Reviewed by

Christopher Armstead

My glorious weekend trip around the world continues as I have knocked off Korea, China, Romania, Italy, Japan and Spain with our journey’s taking us a little closer to home dropping us off in the Quebec Province of Canada. At first glance while looking at ‘Nitro’ I was guessing that our friends to the north were attempting to see if they could be Fast and Furious, but after actually watching the film it seems what we have here is a bit of a morally ambiguous drama with a few action sequences sprinkled in, as opposed to a balls to the wall action movie.

Guilluame Lemay Thivierge assumes the role of Max, a hard working construction worker who we first meet in the films opening scene as a completely out of control, drunken street racer who just won a race against the crazy hot Morgane (Lucie Laurier) which ultimately leads to him catching a knee in the nutsack. But that was years ago and the old Max. The New Max is the father of cutest little boy in town, a husband, and honest tax paying member of society. But there is tragedy in Max’s life as his lovely wife Alice (Myriam Tallard) has been ill for sometime, actually she’s had a defective heart since before Max even met her, but now her ailing heart has taken all it can tolerate as Alice lies in a coma, awaiting a donor that seems never will come. Due to a setback in Alice’s condition, it seems now that she has mere days to live unless a donor can found immediately leaving the grieving Max and his cute little boy with few options.

Few options doesn’t mean no options however, as Max has worked out a deal with the Organ donation coordinator (Real Bosse) where he slips the man a little a cash and he brings in a compatible heart for his ailing wife. Spare hearts just aren’t flopping around in the streets and they do tend to be attached to living people, so I’m curious to see just how Max plans to pull off this little plan of his. First Max has to enter some illegal drag

races, returning to his old persona of Mad Max, to get his initial outlay of cash. With that out of the way now Max needs to find a ‘donor’. Now Mad Max has assumed the role of God and has made a visit to an old nemesis of his known as ‘The Lawyer’ (Martin Matte) who Max informs anybody who will listen that this lawyer cat is the head of an organization that sells drugs to children and are just overall very bad people. So through of series of rather spectacular events Max finds himself with a compatible heart for his wife, but it seems that some people just aren’t too happy with ‘Forcible Heart Theft’ and now the chase is on as Max runs via foot, motorbike or whatever functional motor vehicle he can get his hands on, along with the sudden reuniting of his ex-girlfriend, the previously mentioned and still very, very hot Morgane, in a race against time to try to get this heart back to his wife’s surgeons before time runs out.

First let me tell you that this film directed by Alain Desrochers is almost completely morally bankrupt. The formula for action movies is usually a fairly simple one in that you have a hero, one who is usually flawed but does live by some moral code, and then in most cases we have this hero or heroine kick much ass. Desrochers, who also co-wrote the script has created a hero that is impossible to root for, and if you can’t root for a hero in a relatively mindless action movie, then that movie serves very little purpose. The narrative of ‘Nitro’ isn’t near strong enough to override our lead character’s surly behavior, anti-social tendencies and criminally murderous decisions, as this is an action film and not a character study. No, Max’s character, nor anybody’s character in this movie wasn’t developed enough to justify this kind of narrative. I don’t think under any circumstances, no matter what the intentions, is murder justifiable and though there were some light discussions about that, it didn’t help smooth out the bumpy, dangerous road that this story chose to travel.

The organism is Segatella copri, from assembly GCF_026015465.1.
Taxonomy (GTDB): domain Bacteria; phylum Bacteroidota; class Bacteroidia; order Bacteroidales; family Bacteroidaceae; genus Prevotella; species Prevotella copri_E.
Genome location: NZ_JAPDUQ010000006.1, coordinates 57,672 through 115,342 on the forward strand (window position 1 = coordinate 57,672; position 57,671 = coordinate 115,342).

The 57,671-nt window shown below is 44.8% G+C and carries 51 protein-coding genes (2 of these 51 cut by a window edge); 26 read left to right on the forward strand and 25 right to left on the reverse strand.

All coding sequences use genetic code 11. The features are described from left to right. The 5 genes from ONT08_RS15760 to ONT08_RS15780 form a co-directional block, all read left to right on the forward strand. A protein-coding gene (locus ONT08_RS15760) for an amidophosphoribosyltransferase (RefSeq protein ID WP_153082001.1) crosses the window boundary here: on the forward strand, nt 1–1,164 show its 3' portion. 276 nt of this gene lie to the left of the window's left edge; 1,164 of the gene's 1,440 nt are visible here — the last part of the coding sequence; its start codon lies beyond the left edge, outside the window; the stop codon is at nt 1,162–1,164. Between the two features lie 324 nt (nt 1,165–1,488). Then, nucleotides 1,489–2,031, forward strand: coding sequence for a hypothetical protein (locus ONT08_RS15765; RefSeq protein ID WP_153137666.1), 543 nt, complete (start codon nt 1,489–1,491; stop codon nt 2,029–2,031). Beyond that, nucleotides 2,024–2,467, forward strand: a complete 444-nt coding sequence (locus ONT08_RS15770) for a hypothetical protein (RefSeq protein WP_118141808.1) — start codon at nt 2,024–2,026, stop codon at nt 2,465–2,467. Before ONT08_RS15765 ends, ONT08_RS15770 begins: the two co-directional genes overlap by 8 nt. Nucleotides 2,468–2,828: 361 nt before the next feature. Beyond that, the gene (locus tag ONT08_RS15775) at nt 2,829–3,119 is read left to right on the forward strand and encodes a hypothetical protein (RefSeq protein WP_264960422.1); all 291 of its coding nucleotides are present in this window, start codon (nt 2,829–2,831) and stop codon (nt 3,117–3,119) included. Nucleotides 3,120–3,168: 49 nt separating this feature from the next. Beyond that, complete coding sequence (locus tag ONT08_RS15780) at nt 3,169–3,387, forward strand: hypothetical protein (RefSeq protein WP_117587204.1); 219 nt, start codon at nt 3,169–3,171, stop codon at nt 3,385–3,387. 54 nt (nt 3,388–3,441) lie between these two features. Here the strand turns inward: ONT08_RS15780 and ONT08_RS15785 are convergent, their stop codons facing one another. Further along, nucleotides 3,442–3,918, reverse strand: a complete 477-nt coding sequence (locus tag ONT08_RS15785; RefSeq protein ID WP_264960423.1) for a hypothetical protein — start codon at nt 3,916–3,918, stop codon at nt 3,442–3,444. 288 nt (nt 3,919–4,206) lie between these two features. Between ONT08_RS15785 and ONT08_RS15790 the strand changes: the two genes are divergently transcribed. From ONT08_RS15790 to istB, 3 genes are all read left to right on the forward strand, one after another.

Then there was this conclusion which was so crazy and so out of left field that it almost renders what we watching up until this point just even more questionable. There was absolutely nothing in the film that I can wrap my fingers around that brought any enjoyment in watching it. Other than looking at Lucie Laurier of course. We first saw her in ‘Bon Cop / Bad Cop’, a much, much better mindless action flick out of Quebec might we add, and we noted that Lucie was easy on the eyes in that as well. The only thing that ‘Nitro’ has over that flick is that there more Lucie to look at, and that’s it. The action was decent, but then if a character that you care little about is in a death defying car chase, him surviving means very little to you and you don’t root for him. This is mindless action flick 101 we’re talking here.

As if you couldn’t tell I kind of despised this movie because in the effort of trying to turn the genre on end, which is admirable, the basics of character still apply and this simple rule was left somewhere on the cutting room floor of ‘Nitro’. An extremely disappointing film.

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